The Trump administration is ratcheting up its threats against California with a letter warning the state faces sanctions — including cuts in federal highway funding — over its “failure” to submit complete reports on its implementation of the Clean Air Act. This is the latest front in a protracted battle with the state over climate change.
As Michigan struggles with having enough money to fix its crumbling roads, Senate Majority Leader Mike Shirkey, a Republican, has a new proposal — get rid of some of them.
In a new survey, a group of 50 prominent Florida political and policy figures agree that change should be at least considered, if not made soon, to address climate change issues.
Hawaii has broken a heat record almost every day since April. Meteorologists primarily blame the ocean for the hotter weather. It’s been several degrees higher than normal, so the trade winds — which are also increasingly less frequent thanks to climate change — are failing to blow in the relief they usually bring.
Everyone knows that lions and tigers and bears are dangerous. Even the New York Department of Environmental Conservation says so, with such creatures listed along with wolves, large reptiles and gorillas. Now, the department wants to add more animals to the list, including Eurasian lynxes, arctic foxes, swift foxes, squirrel monkeys and Capuchin monkeys.
Utah will soon launch a three-year, $2 million campaign aimed at combating stigmas surrounding mental and behavioral health and encouraging Utahns to seek out and secure the help they need. The campaign will be paid for using public and private money.
A Georgia Senate committee is studying statewide regulations that could set limits on electric scooters. Advocates say the devices can be part of the solution to the region’s traffic mess, but critics say they’re a menace to public safety.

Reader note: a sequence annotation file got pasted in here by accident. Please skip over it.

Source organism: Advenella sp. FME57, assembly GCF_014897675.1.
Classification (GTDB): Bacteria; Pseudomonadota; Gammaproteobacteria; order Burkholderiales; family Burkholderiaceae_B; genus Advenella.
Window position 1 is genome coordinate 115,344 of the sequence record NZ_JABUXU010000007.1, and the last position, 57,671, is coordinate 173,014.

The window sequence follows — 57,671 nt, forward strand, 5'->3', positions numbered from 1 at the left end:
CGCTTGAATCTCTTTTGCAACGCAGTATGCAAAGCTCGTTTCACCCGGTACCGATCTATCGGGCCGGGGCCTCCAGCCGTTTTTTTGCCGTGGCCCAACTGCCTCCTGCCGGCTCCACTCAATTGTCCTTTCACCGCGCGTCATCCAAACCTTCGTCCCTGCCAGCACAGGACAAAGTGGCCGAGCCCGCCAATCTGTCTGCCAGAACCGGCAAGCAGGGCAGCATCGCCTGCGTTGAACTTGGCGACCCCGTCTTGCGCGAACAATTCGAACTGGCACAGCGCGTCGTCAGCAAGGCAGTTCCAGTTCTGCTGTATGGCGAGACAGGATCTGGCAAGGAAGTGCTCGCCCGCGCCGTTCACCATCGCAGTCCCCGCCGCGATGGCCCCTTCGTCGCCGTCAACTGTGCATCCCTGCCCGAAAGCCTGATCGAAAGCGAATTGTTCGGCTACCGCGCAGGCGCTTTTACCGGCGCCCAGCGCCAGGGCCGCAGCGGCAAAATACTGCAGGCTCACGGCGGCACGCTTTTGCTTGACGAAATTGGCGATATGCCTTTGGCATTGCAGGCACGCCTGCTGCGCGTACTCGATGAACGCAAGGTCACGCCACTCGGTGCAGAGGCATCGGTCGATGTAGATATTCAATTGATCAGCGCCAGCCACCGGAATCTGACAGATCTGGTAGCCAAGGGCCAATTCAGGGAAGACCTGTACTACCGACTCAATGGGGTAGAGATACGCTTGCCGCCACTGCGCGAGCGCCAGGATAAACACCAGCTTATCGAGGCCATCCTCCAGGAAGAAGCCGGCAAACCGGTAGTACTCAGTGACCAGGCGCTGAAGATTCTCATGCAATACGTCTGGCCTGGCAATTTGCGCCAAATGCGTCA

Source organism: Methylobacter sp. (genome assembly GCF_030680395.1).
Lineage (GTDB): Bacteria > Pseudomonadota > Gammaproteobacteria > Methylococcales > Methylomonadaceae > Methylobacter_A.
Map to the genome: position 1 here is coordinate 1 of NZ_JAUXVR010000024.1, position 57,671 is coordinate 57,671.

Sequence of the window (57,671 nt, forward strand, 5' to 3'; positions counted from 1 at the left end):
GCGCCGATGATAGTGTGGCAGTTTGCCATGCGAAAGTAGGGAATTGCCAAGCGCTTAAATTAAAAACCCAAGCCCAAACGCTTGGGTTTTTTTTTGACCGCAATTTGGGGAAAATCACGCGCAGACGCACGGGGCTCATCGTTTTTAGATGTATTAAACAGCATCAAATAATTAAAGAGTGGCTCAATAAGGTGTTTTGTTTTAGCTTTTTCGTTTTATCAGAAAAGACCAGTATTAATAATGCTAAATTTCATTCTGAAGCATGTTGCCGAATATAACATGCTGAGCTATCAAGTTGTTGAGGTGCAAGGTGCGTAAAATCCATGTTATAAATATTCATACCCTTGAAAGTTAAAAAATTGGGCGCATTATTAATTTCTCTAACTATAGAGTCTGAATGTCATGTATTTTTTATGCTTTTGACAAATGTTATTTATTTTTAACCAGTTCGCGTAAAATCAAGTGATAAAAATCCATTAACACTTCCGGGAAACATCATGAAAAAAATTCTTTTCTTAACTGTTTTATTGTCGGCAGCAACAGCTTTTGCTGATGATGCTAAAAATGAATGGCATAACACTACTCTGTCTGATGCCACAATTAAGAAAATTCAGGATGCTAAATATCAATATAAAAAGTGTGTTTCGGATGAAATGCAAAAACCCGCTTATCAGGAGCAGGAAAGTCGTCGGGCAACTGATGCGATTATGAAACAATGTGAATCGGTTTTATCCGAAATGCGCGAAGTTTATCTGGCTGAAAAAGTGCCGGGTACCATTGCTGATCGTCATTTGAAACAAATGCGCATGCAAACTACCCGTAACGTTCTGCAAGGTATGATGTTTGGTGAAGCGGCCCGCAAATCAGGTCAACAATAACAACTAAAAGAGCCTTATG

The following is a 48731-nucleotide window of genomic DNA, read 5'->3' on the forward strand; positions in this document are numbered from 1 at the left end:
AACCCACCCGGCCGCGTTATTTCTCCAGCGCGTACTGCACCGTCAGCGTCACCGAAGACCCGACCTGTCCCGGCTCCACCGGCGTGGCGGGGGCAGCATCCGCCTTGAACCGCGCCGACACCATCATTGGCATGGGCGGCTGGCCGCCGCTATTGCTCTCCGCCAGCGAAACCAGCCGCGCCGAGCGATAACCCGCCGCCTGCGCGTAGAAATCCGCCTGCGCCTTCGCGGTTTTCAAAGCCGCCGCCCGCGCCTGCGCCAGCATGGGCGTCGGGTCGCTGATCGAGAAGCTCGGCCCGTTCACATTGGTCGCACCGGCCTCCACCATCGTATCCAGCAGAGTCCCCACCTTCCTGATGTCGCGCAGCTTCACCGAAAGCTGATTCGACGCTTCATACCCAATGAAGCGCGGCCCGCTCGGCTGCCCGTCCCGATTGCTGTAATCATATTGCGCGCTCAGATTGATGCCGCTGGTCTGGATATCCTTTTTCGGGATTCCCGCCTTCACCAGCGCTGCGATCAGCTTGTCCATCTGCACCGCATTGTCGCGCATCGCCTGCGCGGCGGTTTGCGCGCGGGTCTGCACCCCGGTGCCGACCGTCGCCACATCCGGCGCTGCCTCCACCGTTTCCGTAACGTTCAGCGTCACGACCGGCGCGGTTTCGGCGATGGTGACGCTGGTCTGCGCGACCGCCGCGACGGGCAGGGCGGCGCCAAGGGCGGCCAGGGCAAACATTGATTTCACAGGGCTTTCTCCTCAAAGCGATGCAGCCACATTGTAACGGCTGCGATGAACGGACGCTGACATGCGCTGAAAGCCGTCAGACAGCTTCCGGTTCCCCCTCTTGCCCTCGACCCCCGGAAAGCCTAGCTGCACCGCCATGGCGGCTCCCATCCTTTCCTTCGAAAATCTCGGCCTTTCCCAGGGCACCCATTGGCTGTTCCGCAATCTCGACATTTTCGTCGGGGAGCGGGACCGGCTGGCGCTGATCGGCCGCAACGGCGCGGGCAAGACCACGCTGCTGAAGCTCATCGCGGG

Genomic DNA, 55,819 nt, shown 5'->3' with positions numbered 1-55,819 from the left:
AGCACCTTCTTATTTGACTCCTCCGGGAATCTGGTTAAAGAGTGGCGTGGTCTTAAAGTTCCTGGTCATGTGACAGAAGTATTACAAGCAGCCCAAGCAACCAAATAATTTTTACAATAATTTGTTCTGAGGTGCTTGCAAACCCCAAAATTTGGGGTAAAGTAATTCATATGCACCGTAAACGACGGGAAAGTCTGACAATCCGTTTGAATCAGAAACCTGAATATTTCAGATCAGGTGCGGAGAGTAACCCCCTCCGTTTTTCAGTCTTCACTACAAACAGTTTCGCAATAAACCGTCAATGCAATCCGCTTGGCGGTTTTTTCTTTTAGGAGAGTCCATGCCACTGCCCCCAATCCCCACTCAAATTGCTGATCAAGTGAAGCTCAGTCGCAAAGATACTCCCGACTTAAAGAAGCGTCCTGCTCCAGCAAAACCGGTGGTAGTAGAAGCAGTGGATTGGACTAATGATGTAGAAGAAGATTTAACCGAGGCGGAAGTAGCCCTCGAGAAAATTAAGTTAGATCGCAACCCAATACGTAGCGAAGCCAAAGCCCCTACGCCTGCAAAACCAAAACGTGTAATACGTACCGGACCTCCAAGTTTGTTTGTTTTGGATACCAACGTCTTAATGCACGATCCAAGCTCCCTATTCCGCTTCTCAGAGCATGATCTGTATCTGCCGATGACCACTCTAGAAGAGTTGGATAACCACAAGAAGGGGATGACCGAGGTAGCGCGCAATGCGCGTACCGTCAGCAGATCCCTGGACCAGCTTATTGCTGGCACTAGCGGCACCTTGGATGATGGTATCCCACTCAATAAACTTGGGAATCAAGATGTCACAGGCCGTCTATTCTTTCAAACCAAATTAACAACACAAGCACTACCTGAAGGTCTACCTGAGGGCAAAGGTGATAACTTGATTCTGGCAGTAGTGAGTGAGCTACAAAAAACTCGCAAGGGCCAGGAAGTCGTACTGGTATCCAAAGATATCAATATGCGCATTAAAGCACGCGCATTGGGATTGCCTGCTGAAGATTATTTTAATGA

New Hampshire state officials spent over $187,000 this summer attempting to get low-income residents into compliance with the now-defunct Medicaid work requirement, according to calculations released this month.
South Dakota's prosecutors and law enforcement are asking legislators to not "kick the can down the road" when it comes to fixing the state's drug laws. South Dakota is the only state that criminalizes ingestion of a controlled substance as a felony offense.
As Texas defends abortion laws in federal court that mandate fetal burials and seek to outlaw certain medical procedures, the state has been ordered to pay abortion-rights attorneys $2.5 million. The order is seemingly the final decision in a battle over a 2013 Texas abortion law the U.S. Supreme Court struck down.
Old-growth trees were common across the coastal Northwest, before decades of clear-cutting stripped them from the land. Restoring landscapes like these in Washington state helps take up and store more carbon, part of the solution to reduce the impacts of climate change.